GENESEO, N.Y. - One of the oldest residence halls on the SUNY Geneseo campus is now the newest and most environmentally friendly following a two-year renovation, and the college conducted a re-dedication ceremony Feb. 7 to celebrate.
"Residence halls for us are not just places to sleep and do laundry, they are really living and learning communities at the heart of what it means to be a nationally ranked public liberal arts college," said Geneseo President Christopher C. Dahl. "This incredible, new repurposed building is an ‘extreme makeover' with eco-friendly features. Such projects help us focus on serving our mission to combine a rigorous curriculum with a rich co-curricular life to create a learning-centered environment for out students."
Monroe Hall re-opened this semester to 170 students and staff after undergoing its first renovation since opening in 1961 and is now one of the most energy-efficient residence halls on campus. Even construction waste that accumulated during demolition was recycled, according to David Norton, project manager in SUNY Geneseo's Office of Facilities Services and Planning.
To reduce energy use, heating and cooling for the building is controlled by geothermal wells underground, and a rainwater harvesting system on the roof conserves water by channeling it for use in toilets. It's the second building on campus to utilize geothermal wells.
The entire project focused on sustainability to reduce environmental impact, and the college has applied for Leadership in Energy and Environmental Development (LEED) gold-level certification for the building. It also supports the national agreement that President Dahl signed in 2007 calling for a reduction in the college's overall impact on the environment and the integration of sustainability issues into education and campus culture.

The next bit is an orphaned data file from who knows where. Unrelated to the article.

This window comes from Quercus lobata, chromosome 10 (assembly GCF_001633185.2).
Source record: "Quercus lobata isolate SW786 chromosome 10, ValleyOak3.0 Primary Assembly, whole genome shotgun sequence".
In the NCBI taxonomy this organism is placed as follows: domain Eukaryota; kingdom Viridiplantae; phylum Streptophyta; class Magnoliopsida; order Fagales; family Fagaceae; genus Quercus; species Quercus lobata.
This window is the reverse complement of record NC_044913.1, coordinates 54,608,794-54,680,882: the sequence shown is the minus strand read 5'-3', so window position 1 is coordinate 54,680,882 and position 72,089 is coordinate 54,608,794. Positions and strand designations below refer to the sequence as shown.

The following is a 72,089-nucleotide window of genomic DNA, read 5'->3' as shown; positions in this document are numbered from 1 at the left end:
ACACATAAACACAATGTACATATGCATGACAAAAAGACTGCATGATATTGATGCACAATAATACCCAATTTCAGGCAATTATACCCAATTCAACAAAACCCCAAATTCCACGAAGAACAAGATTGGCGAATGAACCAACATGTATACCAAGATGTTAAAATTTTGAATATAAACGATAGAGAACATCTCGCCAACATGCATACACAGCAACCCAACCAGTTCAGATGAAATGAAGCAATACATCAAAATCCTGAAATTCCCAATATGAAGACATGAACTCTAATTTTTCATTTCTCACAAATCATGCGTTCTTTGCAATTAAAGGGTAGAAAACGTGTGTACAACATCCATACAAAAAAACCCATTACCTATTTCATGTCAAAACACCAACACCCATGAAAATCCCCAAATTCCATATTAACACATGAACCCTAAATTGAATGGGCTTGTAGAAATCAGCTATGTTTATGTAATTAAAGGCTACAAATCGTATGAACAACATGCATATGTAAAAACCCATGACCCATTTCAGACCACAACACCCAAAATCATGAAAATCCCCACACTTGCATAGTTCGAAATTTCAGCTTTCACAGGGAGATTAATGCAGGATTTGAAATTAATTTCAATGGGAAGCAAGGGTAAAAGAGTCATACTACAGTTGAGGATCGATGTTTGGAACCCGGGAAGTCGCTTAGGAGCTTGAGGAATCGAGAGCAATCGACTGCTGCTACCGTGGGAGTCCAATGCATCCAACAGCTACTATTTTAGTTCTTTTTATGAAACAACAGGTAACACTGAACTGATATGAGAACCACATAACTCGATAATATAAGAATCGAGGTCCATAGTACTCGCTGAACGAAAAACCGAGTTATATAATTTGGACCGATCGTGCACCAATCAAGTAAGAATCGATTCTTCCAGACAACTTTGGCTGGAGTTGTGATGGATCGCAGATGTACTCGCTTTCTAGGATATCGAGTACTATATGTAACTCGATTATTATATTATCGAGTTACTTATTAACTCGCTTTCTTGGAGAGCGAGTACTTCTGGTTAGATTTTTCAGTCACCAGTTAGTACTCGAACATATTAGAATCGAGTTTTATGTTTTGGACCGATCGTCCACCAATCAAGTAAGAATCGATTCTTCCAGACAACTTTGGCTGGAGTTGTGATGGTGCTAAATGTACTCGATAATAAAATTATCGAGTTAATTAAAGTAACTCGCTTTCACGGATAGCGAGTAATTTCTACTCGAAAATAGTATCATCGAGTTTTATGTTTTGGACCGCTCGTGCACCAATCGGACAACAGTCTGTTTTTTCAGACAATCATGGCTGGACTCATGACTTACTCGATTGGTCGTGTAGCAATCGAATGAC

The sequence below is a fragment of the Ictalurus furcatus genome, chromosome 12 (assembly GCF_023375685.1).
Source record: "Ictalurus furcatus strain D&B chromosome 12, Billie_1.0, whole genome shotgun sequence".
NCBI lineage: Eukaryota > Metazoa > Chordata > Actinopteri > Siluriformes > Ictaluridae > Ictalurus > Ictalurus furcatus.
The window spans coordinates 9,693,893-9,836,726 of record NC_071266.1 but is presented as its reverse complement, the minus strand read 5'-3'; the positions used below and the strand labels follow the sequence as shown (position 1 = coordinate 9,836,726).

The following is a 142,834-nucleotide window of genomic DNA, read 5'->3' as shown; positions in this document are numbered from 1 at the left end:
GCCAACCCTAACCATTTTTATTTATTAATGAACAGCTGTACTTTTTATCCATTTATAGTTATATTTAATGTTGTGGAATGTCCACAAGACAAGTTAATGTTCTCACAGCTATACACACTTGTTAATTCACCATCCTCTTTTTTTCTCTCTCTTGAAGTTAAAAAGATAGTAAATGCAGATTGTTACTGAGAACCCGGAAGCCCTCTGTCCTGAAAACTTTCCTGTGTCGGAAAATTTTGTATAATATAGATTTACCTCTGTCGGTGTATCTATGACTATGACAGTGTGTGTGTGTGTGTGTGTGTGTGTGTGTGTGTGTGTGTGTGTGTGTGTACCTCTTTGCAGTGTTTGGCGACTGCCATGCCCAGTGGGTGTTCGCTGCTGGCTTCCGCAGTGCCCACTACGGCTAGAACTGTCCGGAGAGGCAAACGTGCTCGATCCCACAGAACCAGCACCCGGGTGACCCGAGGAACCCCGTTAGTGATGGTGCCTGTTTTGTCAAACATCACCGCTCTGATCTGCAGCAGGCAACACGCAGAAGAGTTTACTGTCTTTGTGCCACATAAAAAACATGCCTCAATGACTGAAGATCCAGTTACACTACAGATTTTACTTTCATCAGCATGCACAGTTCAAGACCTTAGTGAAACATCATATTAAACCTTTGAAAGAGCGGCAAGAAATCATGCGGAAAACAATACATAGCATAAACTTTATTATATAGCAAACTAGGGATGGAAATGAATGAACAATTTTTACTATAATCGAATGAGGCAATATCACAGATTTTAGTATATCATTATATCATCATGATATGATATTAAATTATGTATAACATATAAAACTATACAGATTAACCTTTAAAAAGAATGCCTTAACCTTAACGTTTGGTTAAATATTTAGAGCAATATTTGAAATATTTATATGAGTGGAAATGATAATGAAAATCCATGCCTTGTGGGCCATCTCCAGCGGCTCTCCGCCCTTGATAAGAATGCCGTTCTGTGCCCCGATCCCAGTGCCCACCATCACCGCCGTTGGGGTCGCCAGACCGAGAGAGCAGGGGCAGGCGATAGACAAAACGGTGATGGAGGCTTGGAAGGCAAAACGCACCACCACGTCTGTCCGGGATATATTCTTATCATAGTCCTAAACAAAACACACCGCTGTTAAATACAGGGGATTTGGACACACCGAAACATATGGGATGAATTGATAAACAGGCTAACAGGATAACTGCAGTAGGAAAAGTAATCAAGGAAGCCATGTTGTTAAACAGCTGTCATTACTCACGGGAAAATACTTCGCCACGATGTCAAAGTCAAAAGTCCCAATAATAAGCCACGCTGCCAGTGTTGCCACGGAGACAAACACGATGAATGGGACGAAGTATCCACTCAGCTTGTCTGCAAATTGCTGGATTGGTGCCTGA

In the lobby of Monroe, students can see how much energy is saved in comparison to other buildings on campus via a screen display. In addition to new rooms and suites, each floor has a laundry room and kitchenette, and a computer program even alerts students when a washer is free.
"I volunteered here to help students move into the renovated Monroe, and the excitement I saw in the student's eyes was more than familiar because I lived here when I first came to Geneseo," said Michael Cooke, a senior at Geneseo and a resident assistant in Monroe. "I was proud to call Monroe home and I hope the current students will be, too."
Robert Bonfiglio, vice president for student and campus life, told the gathering that the building is all about the educational experience.
"This new residence hall is all about form following function and the function of this residence hall is to provide a setting for the kind of relational learning that is part of the liberal arts experience that Geneseo exemplifies," said Bonfiglio. "We create an environment where students can grow, explore, discover and learn and this is what Monroe Hall is all about."
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